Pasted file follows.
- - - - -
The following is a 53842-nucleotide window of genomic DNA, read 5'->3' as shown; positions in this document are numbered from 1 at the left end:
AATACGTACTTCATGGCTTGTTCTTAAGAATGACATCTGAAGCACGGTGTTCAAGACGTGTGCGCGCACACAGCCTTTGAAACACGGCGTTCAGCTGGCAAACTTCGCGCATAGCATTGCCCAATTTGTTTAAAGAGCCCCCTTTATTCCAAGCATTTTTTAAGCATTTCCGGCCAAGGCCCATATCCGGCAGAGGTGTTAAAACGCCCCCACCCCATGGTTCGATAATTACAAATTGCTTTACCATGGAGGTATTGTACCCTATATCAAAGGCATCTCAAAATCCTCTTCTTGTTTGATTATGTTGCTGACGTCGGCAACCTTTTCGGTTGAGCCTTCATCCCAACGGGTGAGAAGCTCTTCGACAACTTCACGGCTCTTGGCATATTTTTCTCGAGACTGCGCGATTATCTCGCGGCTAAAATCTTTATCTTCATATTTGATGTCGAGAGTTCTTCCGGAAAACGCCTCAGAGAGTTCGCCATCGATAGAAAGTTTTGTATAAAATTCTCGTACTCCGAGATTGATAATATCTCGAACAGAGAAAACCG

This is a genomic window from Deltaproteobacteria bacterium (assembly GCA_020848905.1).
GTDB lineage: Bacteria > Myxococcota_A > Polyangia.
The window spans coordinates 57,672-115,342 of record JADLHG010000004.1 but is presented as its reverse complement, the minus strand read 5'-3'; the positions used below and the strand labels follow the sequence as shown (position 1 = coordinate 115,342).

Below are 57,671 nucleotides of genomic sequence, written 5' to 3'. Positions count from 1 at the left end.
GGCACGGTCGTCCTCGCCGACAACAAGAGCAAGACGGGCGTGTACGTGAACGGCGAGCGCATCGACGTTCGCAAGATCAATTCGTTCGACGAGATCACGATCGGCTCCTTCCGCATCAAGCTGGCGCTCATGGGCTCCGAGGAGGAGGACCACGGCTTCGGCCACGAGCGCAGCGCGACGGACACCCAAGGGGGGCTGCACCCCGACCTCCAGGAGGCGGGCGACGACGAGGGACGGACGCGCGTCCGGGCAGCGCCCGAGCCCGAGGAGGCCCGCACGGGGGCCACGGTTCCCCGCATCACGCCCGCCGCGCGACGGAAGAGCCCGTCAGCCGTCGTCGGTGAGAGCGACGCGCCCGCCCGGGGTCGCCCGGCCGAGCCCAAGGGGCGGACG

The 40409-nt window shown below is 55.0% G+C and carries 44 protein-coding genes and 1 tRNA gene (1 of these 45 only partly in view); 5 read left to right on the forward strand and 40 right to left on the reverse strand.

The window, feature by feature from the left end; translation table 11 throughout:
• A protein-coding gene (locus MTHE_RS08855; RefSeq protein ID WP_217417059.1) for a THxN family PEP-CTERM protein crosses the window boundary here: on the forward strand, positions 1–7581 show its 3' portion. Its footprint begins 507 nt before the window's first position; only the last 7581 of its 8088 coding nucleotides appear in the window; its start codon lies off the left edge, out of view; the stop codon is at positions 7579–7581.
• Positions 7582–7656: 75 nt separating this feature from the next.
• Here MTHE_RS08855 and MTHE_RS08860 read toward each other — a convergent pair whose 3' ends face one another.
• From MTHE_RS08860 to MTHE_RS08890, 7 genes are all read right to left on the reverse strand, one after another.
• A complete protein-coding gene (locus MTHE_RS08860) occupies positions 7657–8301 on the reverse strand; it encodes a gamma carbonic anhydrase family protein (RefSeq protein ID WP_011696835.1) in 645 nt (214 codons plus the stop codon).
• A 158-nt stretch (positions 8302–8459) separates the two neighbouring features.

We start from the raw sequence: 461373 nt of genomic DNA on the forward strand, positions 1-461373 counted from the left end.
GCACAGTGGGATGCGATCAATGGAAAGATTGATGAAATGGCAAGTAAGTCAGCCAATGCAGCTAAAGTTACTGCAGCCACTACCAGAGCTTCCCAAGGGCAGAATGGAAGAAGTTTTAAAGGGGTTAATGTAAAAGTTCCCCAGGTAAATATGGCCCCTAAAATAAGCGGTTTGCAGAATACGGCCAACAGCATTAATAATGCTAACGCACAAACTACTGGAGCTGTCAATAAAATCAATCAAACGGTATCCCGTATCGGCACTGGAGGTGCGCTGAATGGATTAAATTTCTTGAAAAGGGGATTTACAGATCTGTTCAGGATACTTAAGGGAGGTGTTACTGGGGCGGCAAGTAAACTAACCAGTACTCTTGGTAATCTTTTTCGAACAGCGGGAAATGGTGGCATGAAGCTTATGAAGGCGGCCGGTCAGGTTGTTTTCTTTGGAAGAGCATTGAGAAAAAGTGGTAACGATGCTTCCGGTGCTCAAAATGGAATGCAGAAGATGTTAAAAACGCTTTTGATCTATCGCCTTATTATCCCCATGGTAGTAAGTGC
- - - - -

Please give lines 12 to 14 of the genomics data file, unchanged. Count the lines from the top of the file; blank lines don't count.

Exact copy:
• Here MTHE_RS08855 and MTHE_RS08860 read toward each other — a convergent pair whose 3' ends face one another.
• From MTHE_RS08860 to MTHE_RS08890, 7 genes are all read right to left on the reverse strand, one after another.
• A complete protein-coding gene (locus MTHE_RS08860) occupies positions 7657–8301 on the reverse strand; it encodes a gamma carbonic anhydrase family protein (RefSeq protein ID WP_011696835.1) in 645 nt (214 codons plus the stop codon).